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musical genius

Think you can't sing? You could be wrong

So sing it loud.

PEOPLE COULD HAVE musical ability in their genes but not know it, a new study says.

The study by researchers at the University of Cambridge published in the most recent Journal of Research in Personality shows that personality may have more to do with musical ability than practice.

A team of psychologists identified that the personality trait ‘Openness’ predicts musical ability and sophistication.

People who score highly on openness are imaginative, have a wide range of interests, and are open to new ways of thinking and changes in their environment.

The research shows that the idea that practice makes perfect may not be the only important thing in creating musical genius.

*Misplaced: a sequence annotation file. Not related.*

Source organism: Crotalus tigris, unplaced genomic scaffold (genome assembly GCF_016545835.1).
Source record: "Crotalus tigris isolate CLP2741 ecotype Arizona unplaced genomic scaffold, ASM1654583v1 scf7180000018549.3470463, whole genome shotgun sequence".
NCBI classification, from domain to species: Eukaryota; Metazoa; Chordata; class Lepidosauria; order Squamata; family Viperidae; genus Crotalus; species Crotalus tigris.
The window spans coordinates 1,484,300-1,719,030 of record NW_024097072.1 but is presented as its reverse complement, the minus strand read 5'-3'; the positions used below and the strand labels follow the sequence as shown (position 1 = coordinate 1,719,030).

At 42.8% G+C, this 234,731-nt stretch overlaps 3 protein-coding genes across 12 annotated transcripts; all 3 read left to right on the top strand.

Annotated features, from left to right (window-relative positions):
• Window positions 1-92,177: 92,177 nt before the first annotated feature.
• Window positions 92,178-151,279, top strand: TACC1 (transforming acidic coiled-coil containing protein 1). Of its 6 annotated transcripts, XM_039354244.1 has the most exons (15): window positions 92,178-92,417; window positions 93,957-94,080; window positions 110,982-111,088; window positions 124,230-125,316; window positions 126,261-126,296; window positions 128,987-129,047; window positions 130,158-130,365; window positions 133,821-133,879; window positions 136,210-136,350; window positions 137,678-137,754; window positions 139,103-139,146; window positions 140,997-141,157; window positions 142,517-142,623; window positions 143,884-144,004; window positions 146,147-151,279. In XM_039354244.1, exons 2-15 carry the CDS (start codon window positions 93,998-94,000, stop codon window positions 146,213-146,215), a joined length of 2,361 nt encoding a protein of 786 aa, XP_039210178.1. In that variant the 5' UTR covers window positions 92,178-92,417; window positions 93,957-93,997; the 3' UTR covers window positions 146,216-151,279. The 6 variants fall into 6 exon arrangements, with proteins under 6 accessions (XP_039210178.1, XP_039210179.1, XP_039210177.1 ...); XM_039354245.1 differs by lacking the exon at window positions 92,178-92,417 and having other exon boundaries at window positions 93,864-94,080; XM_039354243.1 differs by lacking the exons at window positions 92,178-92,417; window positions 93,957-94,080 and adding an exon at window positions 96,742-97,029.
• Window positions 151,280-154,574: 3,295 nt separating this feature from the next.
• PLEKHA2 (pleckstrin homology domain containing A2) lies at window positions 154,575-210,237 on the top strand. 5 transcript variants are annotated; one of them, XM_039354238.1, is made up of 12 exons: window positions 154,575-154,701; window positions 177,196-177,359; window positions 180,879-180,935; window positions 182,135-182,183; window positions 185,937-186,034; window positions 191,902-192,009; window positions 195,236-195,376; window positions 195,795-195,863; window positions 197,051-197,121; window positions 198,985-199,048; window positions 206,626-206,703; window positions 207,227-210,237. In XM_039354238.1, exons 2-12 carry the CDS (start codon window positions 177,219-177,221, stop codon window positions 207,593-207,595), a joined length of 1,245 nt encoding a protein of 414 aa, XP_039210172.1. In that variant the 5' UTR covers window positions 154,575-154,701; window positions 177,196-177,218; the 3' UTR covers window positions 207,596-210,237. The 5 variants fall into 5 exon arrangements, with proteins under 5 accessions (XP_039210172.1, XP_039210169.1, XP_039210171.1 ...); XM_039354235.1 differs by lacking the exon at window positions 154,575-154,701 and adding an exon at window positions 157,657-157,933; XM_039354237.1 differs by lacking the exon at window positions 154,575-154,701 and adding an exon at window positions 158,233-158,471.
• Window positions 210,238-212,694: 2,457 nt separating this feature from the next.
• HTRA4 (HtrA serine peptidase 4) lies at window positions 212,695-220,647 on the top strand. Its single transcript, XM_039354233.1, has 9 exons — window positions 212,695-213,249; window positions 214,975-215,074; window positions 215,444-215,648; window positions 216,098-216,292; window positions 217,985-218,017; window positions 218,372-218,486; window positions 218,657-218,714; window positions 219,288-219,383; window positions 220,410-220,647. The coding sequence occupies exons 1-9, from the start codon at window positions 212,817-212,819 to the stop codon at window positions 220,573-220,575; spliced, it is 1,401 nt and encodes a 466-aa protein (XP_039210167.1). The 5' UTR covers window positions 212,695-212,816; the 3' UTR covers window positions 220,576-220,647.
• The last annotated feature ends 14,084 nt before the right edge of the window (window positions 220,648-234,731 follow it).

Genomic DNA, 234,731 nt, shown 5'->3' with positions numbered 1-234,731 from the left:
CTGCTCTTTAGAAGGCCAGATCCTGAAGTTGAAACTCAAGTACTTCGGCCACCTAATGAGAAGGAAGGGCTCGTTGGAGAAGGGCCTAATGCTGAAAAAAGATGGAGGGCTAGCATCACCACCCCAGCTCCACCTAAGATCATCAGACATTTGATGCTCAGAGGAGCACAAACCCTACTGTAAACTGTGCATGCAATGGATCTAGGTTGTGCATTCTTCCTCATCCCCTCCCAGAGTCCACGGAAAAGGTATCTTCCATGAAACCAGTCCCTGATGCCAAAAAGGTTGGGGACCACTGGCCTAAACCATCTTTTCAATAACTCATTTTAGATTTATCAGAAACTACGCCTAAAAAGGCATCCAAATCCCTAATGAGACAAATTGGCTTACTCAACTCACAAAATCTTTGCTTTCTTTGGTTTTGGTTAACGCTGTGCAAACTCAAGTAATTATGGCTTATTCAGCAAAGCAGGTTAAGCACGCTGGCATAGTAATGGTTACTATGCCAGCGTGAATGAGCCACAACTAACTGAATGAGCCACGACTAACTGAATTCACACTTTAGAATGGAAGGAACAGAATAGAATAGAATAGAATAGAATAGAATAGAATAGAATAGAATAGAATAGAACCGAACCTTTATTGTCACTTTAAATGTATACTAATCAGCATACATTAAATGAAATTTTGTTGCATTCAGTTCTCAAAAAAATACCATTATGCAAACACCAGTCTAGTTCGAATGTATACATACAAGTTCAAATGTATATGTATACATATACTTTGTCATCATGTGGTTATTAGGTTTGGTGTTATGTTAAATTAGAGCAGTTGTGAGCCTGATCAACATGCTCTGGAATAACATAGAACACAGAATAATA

The research team recruited 7,000 volunteers,  in what is the largest study to date on personality and musical expertise.

The team led by doctoral researcher David Greenberg, tested the participants on various musical abilities including melodic memory and rhythm perception. Performance on these tests was then linked to their scores on the “big five” personality traits: Openness, Conscientiousness, Extraversion, Agreeableness, and Neuroticism (OCEAN).

They found that aside from musical experience, the next best predictor of musical ability was personality, and specifically, openness.

Those who want to find out how they score on their musical ability, preferences, and personality can take these tests.

Greenberg says the results could prove important.

“These results are particularly important for teachers and educators, who can use information about their student’s personality to see who might be most successful in varied musical activities.”

He adds: “One day science may be able to identify the personality, cognitive, and neurobiological factors that lead to musical genius.”

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